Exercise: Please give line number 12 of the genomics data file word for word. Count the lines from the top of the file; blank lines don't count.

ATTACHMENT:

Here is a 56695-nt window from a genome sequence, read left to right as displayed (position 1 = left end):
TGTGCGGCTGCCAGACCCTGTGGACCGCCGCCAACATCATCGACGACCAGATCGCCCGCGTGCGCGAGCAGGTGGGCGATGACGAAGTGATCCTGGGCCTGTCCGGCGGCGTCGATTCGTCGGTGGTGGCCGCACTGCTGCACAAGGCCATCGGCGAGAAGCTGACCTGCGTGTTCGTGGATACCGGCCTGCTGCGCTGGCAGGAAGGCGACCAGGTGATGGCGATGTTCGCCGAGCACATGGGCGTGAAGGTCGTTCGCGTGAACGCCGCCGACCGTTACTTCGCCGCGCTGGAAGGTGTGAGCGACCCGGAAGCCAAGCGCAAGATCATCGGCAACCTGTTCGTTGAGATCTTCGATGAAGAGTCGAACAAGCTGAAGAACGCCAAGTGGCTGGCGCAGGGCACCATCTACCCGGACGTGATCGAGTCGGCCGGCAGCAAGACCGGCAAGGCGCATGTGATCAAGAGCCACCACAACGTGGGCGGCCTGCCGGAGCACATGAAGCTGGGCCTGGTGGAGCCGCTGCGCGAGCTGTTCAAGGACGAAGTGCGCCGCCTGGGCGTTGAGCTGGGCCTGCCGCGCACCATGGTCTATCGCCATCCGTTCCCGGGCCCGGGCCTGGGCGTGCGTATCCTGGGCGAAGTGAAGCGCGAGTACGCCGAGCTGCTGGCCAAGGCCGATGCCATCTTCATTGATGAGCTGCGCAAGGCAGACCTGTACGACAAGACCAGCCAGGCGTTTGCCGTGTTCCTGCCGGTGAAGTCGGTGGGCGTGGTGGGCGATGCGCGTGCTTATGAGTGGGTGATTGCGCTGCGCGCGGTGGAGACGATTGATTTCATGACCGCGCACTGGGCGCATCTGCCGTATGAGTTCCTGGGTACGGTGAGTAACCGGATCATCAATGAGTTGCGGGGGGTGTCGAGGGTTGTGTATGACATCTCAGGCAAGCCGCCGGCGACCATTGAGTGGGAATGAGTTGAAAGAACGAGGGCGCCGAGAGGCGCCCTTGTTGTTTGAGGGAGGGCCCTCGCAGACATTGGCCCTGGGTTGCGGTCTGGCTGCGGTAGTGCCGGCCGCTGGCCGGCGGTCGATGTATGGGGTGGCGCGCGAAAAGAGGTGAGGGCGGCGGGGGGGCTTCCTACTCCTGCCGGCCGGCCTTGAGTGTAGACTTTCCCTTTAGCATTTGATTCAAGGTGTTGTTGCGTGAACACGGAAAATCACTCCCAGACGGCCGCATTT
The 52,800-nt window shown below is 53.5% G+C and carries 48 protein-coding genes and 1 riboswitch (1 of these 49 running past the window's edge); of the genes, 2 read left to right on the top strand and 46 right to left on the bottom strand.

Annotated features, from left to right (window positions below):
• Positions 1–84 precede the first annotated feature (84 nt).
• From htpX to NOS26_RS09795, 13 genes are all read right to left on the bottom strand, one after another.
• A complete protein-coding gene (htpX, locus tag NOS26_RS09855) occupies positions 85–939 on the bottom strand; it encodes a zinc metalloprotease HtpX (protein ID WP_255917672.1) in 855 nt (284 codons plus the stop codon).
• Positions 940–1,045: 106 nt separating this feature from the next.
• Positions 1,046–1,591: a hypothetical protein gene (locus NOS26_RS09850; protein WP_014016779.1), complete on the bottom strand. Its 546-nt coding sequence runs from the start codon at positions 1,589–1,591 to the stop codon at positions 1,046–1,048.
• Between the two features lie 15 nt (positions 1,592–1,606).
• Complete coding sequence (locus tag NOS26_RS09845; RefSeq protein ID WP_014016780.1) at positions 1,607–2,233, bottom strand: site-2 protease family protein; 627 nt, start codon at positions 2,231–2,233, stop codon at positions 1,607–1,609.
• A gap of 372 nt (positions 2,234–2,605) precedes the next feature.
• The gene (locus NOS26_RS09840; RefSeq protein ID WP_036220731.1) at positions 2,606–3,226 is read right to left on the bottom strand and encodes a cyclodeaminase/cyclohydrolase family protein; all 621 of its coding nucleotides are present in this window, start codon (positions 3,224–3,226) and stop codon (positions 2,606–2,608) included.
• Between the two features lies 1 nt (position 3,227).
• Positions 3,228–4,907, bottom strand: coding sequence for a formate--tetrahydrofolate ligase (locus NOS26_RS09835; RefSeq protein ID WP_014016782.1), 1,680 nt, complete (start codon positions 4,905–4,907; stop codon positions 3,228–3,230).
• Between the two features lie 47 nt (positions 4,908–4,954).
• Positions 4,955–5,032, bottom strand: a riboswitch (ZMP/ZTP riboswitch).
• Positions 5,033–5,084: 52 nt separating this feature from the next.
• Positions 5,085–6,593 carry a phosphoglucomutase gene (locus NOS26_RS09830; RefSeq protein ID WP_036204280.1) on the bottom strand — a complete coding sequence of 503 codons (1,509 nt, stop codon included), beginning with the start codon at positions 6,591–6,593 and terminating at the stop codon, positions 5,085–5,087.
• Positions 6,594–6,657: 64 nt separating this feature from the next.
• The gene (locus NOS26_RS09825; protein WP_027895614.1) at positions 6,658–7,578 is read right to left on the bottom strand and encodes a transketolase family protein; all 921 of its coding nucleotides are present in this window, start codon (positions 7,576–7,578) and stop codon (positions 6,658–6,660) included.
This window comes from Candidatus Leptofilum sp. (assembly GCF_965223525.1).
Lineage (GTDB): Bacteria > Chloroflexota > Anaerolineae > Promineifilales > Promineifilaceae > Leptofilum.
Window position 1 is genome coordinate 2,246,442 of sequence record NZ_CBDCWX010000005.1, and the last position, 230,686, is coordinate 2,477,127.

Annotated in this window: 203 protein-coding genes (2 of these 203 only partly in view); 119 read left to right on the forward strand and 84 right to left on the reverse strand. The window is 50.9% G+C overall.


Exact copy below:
• A gap of 372 nt (positions 2,234–2,605) precedes the next feature.